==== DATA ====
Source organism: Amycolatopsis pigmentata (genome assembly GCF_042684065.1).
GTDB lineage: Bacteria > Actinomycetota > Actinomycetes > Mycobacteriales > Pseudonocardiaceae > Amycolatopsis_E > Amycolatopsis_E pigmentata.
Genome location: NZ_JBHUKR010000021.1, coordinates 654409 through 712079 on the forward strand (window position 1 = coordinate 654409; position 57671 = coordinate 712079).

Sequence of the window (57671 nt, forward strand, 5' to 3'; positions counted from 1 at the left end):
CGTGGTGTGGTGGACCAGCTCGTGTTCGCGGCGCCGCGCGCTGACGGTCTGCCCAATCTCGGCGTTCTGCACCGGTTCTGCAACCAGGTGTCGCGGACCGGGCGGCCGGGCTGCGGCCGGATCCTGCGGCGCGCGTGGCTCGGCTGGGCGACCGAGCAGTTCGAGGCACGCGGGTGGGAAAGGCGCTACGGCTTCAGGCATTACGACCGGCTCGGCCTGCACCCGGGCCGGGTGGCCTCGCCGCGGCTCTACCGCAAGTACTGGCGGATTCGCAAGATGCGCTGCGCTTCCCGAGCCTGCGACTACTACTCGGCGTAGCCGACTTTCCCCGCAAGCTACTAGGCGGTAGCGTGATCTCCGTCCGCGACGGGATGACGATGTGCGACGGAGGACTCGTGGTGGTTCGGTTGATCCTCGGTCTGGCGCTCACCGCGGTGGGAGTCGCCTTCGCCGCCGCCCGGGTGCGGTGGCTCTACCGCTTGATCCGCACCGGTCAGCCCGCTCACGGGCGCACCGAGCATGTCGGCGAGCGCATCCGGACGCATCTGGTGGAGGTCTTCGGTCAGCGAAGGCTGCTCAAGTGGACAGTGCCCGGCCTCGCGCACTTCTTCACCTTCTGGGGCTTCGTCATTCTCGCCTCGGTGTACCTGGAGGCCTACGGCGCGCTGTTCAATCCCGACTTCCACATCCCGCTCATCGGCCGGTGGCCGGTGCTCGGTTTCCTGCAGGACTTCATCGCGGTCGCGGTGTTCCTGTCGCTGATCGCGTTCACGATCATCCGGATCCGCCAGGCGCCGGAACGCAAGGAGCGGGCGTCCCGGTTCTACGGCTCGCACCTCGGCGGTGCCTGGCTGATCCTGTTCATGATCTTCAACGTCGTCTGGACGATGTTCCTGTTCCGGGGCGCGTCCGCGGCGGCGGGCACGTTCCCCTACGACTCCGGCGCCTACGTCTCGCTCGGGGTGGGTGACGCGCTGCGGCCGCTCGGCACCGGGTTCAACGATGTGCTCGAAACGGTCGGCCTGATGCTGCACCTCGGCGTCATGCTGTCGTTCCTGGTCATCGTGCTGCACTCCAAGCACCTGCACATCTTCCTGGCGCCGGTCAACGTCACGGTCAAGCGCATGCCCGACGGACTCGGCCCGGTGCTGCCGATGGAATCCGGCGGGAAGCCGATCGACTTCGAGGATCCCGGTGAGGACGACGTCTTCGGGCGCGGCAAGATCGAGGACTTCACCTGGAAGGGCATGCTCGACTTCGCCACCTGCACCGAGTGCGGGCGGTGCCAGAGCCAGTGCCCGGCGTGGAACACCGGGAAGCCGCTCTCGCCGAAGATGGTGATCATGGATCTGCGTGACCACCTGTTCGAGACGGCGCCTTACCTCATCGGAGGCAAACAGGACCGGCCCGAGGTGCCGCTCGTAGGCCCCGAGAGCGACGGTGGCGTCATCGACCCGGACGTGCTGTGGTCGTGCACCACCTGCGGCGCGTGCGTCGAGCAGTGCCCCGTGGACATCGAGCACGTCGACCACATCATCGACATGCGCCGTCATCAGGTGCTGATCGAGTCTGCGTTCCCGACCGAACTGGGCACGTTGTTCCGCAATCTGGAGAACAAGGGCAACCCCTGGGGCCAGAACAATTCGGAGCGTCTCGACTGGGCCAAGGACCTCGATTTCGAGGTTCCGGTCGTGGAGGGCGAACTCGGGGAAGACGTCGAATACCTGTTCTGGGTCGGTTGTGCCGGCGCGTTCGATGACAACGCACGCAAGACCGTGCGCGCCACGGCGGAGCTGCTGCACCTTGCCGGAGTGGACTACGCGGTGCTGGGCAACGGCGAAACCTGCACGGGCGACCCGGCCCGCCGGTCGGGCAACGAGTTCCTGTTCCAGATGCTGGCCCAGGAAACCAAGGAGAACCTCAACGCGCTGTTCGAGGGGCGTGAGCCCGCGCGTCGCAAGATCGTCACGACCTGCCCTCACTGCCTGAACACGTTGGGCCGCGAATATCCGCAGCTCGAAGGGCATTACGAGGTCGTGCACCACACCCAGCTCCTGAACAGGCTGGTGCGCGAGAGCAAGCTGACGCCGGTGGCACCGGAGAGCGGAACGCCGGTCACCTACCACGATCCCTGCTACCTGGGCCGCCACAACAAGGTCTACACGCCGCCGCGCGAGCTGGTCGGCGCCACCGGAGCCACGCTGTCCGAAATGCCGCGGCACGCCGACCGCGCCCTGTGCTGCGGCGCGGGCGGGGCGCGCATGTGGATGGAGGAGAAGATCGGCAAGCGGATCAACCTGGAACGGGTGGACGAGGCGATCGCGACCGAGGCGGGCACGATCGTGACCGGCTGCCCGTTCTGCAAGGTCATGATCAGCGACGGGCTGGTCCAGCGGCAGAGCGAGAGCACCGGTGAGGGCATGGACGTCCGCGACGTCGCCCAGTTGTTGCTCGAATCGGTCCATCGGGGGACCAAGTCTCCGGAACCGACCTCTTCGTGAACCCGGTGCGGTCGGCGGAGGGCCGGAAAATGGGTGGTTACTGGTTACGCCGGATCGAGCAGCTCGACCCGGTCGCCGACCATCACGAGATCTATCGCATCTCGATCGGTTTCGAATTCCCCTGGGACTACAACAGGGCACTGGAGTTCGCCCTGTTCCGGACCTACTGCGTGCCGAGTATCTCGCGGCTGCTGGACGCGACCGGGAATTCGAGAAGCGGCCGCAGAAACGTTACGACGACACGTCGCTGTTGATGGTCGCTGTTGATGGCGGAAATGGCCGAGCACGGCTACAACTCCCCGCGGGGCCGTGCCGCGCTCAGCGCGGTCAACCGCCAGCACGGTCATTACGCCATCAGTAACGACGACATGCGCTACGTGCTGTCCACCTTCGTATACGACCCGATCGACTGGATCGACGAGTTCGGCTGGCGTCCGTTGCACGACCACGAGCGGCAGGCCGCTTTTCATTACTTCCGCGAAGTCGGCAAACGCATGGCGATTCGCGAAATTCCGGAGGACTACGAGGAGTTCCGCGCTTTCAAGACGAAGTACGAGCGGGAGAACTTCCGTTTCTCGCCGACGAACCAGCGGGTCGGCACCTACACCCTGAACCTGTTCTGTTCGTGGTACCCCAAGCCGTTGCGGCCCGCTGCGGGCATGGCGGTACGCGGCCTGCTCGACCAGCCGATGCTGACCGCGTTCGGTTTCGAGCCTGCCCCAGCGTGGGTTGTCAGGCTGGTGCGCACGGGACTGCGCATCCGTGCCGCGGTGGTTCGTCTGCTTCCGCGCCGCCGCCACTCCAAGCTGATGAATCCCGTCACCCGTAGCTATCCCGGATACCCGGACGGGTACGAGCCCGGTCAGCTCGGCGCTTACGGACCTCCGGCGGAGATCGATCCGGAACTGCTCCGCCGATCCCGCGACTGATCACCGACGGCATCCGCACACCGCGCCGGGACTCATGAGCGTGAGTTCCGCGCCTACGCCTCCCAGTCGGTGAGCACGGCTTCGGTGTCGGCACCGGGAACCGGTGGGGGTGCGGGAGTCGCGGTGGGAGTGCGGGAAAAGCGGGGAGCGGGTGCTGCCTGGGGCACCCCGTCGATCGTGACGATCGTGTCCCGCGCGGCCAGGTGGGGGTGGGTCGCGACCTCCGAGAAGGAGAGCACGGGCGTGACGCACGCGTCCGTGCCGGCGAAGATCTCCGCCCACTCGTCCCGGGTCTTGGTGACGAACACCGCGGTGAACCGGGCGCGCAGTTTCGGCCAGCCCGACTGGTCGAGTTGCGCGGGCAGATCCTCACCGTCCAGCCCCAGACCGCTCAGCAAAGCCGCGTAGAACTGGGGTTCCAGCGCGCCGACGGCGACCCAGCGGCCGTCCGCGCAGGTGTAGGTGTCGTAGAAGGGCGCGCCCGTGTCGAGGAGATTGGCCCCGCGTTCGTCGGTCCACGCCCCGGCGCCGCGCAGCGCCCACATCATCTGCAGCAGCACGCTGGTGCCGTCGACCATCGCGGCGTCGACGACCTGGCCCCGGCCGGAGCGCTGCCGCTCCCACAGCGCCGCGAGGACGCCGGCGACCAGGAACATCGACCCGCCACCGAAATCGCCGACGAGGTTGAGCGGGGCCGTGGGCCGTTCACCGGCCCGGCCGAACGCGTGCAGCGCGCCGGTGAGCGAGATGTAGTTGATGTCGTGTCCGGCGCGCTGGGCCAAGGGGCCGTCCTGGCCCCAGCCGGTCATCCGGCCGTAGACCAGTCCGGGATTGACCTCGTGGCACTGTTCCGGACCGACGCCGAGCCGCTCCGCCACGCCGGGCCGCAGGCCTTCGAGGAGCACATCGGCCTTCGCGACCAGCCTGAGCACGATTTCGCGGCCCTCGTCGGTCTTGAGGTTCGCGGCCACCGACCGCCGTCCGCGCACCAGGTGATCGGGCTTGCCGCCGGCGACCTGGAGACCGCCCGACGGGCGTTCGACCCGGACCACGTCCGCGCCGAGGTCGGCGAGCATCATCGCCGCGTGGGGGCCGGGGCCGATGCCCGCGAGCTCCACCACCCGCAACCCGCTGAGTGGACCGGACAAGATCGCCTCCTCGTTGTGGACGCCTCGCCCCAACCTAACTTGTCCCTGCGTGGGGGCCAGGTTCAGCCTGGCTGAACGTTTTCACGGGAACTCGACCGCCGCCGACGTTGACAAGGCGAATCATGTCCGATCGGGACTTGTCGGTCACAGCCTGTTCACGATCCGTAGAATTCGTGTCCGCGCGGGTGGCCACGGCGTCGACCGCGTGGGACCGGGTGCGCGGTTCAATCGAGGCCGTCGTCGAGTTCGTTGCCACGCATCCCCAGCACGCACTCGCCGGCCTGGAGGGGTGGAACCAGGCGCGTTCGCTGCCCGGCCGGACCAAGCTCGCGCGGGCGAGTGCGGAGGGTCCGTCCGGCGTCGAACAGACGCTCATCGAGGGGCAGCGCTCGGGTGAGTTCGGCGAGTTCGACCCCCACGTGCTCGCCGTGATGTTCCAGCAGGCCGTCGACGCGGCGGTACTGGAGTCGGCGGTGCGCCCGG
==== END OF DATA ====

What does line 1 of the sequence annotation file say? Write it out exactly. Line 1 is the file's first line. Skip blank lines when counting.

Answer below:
Source organism: Amycolatopsis pigmentata (genome assembly GCF_042684065.1).